Thursday, November 1, 2007

Final Fantasy 10's Tidus's Realness

Like every other large, popular series which attracts and entertains a fairly wide variety of people, Final Fantasy has some characters that, for one reason or another, a lot of people wind up hating. Most of the time, contrary to what you'd expect from a guy who uses the majority of his blog rants for RPG-related complaints, I find myself in opposition to people's opinions that so-and-so character sucks (I happen to like FF7's Cait Sith, see nothing wrong with FF9's Quina Quen, and think FF4's Edward is one of the more inspiring individuals in the entire series). Not to say that I don't sometimes agree that some characters suck, of course--FF5's X-Death is just downright lame, and there's frankly less creative talent behind the writing for FF8's Squall than there is behind See Spot Run. But in general, the FF characters who get bashed the most are ones I think are just fine.

FF10's Tidus is one of these characters. While perhaps not quite as universally mocked and denounced as the subject of my last rant, Edward, there are a lot of people out there who just plain can't stand him. Reasons for this range all over the place, although popular ones include the unreasonable and empathy-lacking "He whines too much," the shallow and stupid complaints about how he dresses and/or how he looks (some people apparently never mature past their "Middle School Cool Kids' Lunch Table" mindset for judging others), to a few--a very few--well-reasoned ones regarding aspects of his personality that indicate that the person expressing dislike was actually paying attention to the game.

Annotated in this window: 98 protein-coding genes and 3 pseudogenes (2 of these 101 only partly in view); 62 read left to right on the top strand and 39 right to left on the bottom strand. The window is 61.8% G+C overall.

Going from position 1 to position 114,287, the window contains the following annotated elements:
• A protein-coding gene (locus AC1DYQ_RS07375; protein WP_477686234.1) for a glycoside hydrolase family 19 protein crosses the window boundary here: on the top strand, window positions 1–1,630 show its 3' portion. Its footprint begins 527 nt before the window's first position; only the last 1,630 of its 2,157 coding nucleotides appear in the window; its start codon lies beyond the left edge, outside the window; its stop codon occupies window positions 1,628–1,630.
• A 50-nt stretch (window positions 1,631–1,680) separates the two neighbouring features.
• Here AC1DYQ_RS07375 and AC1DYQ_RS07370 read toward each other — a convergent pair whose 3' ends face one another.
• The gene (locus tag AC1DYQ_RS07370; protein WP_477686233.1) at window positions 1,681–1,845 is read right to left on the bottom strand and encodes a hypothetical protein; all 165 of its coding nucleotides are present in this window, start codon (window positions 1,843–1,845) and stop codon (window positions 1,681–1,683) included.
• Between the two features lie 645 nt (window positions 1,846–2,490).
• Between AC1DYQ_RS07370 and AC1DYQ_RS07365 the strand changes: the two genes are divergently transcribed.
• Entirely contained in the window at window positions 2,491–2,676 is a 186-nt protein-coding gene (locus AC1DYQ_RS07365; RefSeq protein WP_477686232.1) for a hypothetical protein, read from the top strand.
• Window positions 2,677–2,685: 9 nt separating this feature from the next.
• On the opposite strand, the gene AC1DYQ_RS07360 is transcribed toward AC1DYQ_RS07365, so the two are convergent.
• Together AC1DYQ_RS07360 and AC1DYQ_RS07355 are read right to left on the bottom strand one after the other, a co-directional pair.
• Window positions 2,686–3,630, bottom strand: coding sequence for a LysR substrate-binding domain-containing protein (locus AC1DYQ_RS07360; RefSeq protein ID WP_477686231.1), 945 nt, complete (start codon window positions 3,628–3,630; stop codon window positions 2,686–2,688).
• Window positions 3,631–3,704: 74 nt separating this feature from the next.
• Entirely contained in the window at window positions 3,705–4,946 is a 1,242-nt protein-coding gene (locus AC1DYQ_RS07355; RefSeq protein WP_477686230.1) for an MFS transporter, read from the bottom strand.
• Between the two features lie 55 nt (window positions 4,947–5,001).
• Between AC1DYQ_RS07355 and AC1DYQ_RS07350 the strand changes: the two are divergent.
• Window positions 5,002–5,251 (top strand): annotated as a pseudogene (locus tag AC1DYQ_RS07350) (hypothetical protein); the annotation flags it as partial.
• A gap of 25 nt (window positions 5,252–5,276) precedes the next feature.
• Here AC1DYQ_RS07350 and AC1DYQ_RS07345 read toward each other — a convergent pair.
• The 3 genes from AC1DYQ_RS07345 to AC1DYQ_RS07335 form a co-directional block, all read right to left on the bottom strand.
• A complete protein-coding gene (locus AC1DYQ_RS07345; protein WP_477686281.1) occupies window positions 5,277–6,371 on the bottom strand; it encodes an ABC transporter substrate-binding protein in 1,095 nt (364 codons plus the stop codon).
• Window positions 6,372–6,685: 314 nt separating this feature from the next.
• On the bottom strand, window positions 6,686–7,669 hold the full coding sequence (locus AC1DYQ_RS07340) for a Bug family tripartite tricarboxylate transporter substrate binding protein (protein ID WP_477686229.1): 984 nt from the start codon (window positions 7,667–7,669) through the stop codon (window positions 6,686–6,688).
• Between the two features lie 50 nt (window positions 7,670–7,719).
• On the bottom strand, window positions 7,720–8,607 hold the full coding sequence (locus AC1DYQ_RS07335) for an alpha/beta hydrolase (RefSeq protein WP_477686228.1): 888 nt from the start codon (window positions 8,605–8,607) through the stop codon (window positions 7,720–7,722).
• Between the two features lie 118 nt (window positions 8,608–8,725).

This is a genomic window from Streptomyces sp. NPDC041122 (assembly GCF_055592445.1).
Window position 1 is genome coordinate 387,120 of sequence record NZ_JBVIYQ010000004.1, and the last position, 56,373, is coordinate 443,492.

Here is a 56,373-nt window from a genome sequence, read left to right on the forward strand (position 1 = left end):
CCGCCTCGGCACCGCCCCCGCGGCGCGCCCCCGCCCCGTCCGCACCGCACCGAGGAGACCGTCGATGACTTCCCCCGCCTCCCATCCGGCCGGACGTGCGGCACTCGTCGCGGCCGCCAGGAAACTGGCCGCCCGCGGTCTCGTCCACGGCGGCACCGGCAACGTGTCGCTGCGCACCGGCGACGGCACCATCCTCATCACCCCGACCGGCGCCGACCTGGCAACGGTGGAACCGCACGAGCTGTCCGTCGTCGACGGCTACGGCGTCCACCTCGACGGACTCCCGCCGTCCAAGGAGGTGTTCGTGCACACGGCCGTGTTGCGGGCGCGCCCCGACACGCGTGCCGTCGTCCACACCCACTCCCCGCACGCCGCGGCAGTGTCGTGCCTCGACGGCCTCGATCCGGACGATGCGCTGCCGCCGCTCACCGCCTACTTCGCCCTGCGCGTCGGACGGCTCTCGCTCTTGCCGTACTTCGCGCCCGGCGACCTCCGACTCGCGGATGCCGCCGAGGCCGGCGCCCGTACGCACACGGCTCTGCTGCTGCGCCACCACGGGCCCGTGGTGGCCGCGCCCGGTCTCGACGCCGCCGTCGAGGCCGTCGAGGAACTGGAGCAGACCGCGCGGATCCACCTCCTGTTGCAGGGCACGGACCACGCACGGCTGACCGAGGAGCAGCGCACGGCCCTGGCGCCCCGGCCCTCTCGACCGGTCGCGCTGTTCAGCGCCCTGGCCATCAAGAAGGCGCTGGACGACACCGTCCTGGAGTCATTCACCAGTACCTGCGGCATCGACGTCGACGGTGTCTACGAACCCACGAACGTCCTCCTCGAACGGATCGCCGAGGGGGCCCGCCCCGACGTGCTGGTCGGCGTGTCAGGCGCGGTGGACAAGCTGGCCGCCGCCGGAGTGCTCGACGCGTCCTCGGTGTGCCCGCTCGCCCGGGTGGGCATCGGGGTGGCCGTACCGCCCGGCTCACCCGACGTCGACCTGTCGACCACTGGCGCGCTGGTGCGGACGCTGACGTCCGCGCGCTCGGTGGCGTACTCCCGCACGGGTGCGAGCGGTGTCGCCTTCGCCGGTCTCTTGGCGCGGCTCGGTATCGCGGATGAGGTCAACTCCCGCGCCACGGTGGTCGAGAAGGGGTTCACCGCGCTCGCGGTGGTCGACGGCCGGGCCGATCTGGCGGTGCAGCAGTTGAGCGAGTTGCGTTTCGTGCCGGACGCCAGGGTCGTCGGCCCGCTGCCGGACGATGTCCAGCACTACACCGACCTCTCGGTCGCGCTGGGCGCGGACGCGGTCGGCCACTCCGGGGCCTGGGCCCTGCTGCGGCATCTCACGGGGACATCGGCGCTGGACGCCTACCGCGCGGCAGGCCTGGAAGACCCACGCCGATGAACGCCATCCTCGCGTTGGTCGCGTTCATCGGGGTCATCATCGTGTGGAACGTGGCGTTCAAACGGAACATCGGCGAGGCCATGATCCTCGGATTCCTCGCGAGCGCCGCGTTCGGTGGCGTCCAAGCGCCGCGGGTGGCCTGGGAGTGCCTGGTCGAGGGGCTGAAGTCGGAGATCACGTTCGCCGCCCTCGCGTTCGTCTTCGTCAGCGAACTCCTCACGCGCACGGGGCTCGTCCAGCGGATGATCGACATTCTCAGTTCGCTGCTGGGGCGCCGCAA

Oh, yeah, and there's also people who hate Tidus (and/or Yuna) just for that one scene in the game where they're practicing how to laugh. I find this one hard to debate, because seriously, that was maybe the most fucktarded scene in the entire 20+ installment series, worse even than Odin being killed by that nitwit Seifer in FF8, or FF10-2 in general.

The reason for hating Tidus that I may hear the most often, however, and the one that I've taken 3 paragraphs to finally get around to discussing, is because he "isn't real." This view comes from the fact that Tidus is, like the Aeons you summon in that game, a manifestation of the dreams of the Fayth, put into the real world and maintained through inadequately-explored and plot-convenient magical means.

Now, there is an obvious rebuttal to this especially nonsensical reason to dislike a character: that NONE of the characters in ANY Final Fantasy game are real anyways, so for the love of sweet toast, how can it possibly matter how "real" they are in their own completely 100% imaginary worlds?

But, for the sake of having an actual rant on this, let's put aside that tidy piece of logic, and use our imaginations for a moment to pretend that a video game character's lack of realness in his/her/its own game is a legitimate complaint. Let's look at how "real" Tidus is.

First of all, in the strictest, most scientific sense, he seems real enough. He interacts with physical environments, affecting and being affected by them. He swims in water, holds and moves objects, and can physically interact with others, such as the ability to hug Yuna or strike Seymour. His body seems to work as any other real Spiran human's does--he feels physical sensations like cold, pain, and hunger. So I'm pretty sure he qualifies as being as physically real as anyone else in the game.

What about spiritually, though? What, if anything, decides whether he's "real" in terms of his humanity? I think the best way to go about determining that is to look at his existence as an emotional being, and his accomplishments and impact on others. Such things are, essentially, what verifies our existence to others, and to ourselves mentally.